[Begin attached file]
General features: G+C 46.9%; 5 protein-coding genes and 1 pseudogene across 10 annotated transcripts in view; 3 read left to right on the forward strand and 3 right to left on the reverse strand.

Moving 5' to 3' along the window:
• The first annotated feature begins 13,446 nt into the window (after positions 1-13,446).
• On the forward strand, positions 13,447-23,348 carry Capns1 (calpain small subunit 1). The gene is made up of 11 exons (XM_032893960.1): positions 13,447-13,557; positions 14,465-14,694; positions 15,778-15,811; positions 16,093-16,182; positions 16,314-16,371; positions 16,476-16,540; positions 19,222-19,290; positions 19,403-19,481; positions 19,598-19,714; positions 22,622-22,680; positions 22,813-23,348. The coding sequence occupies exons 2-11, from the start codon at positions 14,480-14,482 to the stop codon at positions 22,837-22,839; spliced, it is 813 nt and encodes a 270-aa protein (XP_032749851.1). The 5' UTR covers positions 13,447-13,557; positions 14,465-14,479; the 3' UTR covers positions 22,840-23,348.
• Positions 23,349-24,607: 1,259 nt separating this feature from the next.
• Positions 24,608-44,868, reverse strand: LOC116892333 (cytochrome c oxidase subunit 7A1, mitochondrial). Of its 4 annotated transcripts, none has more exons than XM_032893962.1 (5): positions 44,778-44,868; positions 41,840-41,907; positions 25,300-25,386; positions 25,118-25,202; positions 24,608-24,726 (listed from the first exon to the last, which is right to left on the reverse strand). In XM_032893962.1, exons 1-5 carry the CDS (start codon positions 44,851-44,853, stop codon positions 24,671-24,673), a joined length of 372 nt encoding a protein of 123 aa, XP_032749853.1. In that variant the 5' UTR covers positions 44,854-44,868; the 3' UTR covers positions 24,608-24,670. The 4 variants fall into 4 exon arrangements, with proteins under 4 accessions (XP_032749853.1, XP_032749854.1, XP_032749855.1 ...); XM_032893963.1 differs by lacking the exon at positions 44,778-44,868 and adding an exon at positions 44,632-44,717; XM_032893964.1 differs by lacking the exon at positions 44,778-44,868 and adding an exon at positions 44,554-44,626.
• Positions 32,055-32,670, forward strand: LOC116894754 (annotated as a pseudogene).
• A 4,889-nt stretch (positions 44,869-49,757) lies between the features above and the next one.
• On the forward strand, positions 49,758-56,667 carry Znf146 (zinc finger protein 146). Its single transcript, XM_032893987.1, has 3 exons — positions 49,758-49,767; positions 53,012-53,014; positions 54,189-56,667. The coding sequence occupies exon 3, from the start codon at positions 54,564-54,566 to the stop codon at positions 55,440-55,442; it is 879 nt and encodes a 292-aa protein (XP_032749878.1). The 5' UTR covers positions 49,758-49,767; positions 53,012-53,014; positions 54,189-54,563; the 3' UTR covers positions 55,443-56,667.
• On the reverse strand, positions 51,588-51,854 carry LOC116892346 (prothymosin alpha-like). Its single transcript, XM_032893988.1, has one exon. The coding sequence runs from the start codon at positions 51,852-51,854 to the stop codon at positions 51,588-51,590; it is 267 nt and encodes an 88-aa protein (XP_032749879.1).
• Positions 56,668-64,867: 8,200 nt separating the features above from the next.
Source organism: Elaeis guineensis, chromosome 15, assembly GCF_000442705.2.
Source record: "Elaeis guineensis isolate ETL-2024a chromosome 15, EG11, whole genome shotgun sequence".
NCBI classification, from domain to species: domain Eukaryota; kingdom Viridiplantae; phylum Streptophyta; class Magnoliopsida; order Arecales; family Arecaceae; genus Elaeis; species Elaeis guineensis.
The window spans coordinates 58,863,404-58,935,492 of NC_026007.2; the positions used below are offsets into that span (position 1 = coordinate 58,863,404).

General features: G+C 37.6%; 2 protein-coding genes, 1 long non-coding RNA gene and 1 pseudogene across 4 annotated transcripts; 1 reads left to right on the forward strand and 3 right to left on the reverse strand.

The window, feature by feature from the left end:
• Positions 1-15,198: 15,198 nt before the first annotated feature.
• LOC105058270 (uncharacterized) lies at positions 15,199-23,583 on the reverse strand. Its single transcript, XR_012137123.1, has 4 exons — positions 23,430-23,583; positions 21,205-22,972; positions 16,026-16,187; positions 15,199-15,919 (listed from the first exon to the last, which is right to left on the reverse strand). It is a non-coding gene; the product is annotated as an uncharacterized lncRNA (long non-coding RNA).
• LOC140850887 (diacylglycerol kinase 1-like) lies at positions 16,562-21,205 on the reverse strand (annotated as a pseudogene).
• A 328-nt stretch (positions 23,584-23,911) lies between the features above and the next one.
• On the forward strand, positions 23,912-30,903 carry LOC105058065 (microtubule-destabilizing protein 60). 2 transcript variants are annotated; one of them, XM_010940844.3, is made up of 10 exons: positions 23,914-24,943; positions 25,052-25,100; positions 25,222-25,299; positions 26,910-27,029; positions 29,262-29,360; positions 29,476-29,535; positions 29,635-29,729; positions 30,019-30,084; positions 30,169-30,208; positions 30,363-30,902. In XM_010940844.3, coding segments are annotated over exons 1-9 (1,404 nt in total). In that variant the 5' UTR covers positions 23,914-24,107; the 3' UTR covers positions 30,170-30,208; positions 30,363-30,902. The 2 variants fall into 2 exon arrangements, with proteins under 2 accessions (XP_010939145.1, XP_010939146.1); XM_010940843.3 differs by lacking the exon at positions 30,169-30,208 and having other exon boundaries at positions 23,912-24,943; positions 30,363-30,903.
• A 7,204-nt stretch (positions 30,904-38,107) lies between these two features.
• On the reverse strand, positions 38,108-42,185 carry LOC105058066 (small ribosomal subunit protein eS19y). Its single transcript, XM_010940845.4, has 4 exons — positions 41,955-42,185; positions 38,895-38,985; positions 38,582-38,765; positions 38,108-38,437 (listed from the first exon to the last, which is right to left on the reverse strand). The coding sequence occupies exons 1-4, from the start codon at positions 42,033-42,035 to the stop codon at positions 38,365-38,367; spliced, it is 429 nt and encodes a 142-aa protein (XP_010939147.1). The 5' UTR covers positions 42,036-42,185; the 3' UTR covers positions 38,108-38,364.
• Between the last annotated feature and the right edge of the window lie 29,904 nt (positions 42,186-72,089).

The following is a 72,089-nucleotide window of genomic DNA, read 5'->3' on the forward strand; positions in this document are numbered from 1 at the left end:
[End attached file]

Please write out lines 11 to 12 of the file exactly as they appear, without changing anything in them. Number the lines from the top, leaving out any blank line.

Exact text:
• Positions 56,668-64,867: 8,200 nt separating the features above from the next.
Source organism: Elaeis guineensis, chromosome 15, assembly GCF_000442705.2.